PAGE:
Amazon to help businesses develop custom voices for Alexa

Colonel Sanders will now reply to KFC customers instead of the default Alexa voice

Businesses will be able to customise their own text-to-speech voice for Alexa, Amazon has announced.

KFC is one of the first to work with the company on the feature, developing a voice for Colonel Sanders that replies to customers instead of the default Alexa voice.

This is part of a new capability within Amazon Polly called 'Brand Voice'. Polly is a department of AWS that comprises linguists and AI research scientists who build neural text-to-speech (NTTS) technology that can match the speaking styles of a person.

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It uses deep learning models that can interpret intonation patterns from natural speech data and reproduce the acquired voice in a similar style or tone. The service has already been used by National Bank Australia, as well as KFC.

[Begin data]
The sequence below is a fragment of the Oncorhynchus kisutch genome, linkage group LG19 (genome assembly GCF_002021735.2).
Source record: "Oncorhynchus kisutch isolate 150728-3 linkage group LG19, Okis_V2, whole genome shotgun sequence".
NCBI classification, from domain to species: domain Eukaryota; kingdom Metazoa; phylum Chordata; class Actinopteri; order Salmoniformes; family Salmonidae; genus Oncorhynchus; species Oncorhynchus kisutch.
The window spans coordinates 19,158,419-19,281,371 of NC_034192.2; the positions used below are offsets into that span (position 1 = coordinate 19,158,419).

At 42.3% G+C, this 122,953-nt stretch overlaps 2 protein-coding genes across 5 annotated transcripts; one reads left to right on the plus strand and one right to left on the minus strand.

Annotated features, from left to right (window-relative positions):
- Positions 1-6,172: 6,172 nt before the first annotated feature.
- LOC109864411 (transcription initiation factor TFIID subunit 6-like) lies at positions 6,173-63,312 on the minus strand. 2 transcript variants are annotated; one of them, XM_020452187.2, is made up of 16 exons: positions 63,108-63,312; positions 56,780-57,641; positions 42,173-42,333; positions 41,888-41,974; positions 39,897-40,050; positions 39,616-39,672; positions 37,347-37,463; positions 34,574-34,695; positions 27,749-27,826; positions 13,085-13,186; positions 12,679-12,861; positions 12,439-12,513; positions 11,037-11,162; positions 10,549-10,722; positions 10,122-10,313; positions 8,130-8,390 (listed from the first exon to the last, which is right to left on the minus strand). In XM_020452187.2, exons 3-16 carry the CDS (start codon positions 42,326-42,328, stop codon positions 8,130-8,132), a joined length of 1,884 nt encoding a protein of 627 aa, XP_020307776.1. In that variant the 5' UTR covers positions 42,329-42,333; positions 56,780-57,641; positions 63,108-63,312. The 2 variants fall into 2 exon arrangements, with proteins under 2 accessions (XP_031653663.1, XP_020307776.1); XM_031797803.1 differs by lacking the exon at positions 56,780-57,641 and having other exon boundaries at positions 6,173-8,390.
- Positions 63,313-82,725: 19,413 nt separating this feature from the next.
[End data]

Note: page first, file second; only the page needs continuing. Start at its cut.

"The Colonel was passionate about his fried chicken and this new skill makes re-ordering your favourite KFC menu items easier than ever but in a fun and memorable way," said Jason Cassidy, marketing director for KFC Canada.

AWS debuted a similar feature in September that allows users to set their Alexa device's voice to that of Samual L Jackson. The American actor didn't have to record hours of dialogue, though, as the NTTS models are able to translate audio recordings of his voice into natural-sounding responses.

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For a more serious business perspective, Laurent De Segur, the general manager of digital at National Australia Bank, said that it would help improve the experience customers have when they contact its call centres.

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"For that reason, it was also important that the voice we created using Amazon Polly Brand Voice felt both uniquely NAB and consistent with our position and what our customers expect when they call us," he said.

Alexa has become a popular household feature via Amazon's Echo smart speaker and the tech giant has also opened the service to businesses, with Alexa for Business' and a number of partnerships with large organisations, such as the NHS.

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